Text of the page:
Tesla's full-self-driving technology is aiming to replicate human cognition at vast scale.
- Tesla's full-self-driving (FSD) technology is aiming to replicate human cognition on a vast scale.
- Tesla's FSD technology requires powerful computers and a fleet of vehicles gathering data to continuously improve.
- Tesla's system differs from technologies that are based on laser radars, which Musk says are a bad solution for self-driving cars.
On Monday, Tesla conducted an investor presentation for its evolving full-self-driving technology.
The main takeaway is that for about three years, since CEO Elon Musk made autonomy a key aspect of Tesla's future, the carmaker has been working to combine its fleet of self-driving-equipped vehicles with a sophisticated new onboard computer that can crunch a massive amount of visual information.
Tesla is going for the amplifying power of network effects here: A constant flow of data could enable Tesla systems to rapidly improve themselves and overcome the limits of visual-based tech — limits that Waymo, General Motors' Cruise, and others are avoiding by using laser-radar setups called lidar.
Musk said that lidar is doomed and that Tesla's neural-network-based approach is better. We won't know for some time if he's right. But Tesla's deep dive into its technology, which would be challenging for even Ph.D. computer scientists to follow, proved that the challenge Tesla has set about attacking proves one thing: The connection between the human eye and the brain that makes the act of driving possible is staggering in its complexity.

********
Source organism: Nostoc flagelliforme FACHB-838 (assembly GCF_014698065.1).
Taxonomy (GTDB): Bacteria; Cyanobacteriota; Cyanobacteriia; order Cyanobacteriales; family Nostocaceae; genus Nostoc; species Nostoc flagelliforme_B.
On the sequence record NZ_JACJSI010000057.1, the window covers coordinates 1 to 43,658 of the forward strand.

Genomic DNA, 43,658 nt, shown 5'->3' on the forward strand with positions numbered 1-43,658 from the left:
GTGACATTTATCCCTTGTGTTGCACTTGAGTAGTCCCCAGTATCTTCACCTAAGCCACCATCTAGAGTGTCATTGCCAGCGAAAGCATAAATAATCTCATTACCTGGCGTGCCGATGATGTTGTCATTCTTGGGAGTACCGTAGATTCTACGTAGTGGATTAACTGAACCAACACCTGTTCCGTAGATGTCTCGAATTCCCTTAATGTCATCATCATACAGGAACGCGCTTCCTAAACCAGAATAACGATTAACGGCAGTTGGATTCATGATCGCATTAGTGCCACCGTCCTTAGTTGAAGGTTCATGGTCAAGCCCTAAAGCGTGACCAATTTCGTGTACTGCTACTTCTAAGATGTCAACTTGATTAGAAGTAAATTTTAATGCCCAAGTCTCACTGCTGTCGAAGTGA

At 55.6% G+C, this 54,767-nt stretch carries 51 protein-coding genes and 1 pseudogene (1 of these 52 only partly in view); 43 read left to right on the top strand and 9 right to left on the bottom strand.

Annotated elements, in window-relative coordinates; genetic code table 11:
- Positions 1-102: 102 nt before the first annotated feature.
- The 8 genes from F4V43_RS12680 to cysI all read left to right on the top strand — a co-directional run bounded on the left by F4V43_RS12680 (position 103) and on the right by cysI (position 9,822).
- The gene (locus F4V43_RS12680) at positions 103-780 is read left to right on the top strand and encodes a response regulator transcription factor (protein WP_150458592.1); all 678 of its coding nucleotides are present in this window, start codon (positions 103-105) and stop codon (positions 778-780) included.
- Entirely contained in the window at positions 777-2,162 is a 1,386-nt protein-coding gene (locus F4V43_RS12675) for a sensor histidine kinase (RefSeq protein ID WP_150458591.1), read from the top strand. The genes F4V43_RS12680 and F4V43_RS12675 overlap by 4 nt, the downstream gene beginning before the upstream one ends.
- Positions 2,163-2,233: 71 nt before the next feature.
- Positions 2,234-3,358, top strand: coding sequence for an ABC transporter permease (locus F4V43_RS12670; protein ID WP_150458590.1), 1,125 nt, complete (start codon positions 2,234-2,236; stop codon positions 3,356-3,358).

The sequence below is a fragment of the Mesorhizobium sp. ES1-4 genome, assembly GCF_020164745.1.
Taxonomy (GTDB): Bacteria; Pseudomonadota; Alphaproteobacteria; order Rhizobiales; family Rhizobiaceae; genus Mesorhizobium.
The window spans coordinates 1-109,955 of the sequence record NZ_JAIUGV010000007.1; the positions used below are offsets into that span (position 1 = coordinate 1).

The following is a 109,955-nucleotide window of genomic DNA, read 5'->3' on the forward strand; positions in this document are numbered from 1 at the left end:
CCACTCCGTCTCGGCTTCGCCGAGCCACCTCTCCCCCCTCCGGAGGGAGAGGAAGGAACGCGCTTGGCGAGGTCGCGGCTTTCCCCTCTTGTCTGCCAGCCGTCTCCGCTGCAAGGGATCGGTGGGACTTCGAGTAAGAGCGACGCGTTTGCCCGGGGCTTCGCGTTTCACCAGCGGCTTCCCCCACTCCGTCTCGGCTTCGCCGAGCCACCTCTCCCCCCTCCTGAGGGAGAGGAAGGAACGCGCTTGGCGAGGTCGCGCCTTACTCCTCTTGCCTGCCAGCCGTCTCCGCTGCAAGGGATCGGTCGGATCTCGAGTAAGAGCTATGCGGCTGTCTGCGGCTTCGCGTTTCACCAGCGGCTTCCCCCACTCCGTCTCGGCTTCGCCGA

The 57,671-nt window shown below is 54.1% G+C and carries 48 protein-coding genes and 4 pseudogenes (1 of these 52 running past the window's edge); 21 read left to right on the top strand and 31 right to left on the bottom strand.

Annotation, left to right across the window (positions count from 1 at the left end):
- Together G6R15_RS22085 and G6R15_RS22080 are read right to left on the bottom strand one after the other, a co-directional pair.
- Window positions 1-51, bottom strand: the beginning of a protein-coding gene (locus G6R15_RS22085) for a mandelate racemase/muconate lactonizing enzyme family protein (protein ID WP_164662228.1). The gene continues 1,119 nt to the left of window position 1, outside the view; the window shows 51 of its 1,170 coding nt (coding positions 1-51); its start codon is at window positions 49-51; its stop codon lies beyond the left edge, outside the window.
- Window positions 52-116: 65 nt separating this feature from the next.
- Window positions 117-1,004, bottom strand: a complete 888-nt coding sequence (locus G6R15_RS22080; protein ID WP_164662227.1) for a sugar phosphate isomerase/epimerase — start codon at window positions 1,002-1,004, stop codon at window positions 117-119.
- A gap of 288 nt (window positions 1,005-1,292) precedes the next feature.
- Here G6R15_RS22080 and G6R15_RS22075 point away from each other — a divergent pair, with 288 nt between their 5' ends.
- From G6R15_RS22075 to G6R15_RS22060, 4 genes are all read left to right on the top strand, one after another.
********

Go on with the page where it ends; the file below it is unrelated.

Think of it like this. In much of the US, a human can spend about 5,840 days living, practice behind a car for a few months, and then drive an automobile with reasonable competence. It's those 5,840 days, along with the natural neural net that is the brain, that has sent many self-driving companies running to lidar technology. And that's because for a 16-year-old human, a lifetime has been spent interacting visually with reality (and the visual component is just one sense that's being trained).
Driving is an extension of that episode of learning. And a human doesn't need a far-flung network; we can do it on our own, as individuals. We also specialize from what self-driving researchers call "edge cases" — weird stuff that computers have never seen and that they can't quickly process. We can come up with solutions on the fly.
Tesla is tackling this challenge by taking all of its cars and treating them like a networked mega-driver. A human couldn't process billions of data points coming in nonstop. But computers can handle this.
So what Tesla's full-self-driving program is hoping for is a kind of never-ending real-time simulation that all of its vehicles can tap into. Will it work? Maybe.
And if it does, will Tesla be able to use it to build a business that's distinct from selling cars? We'll find out.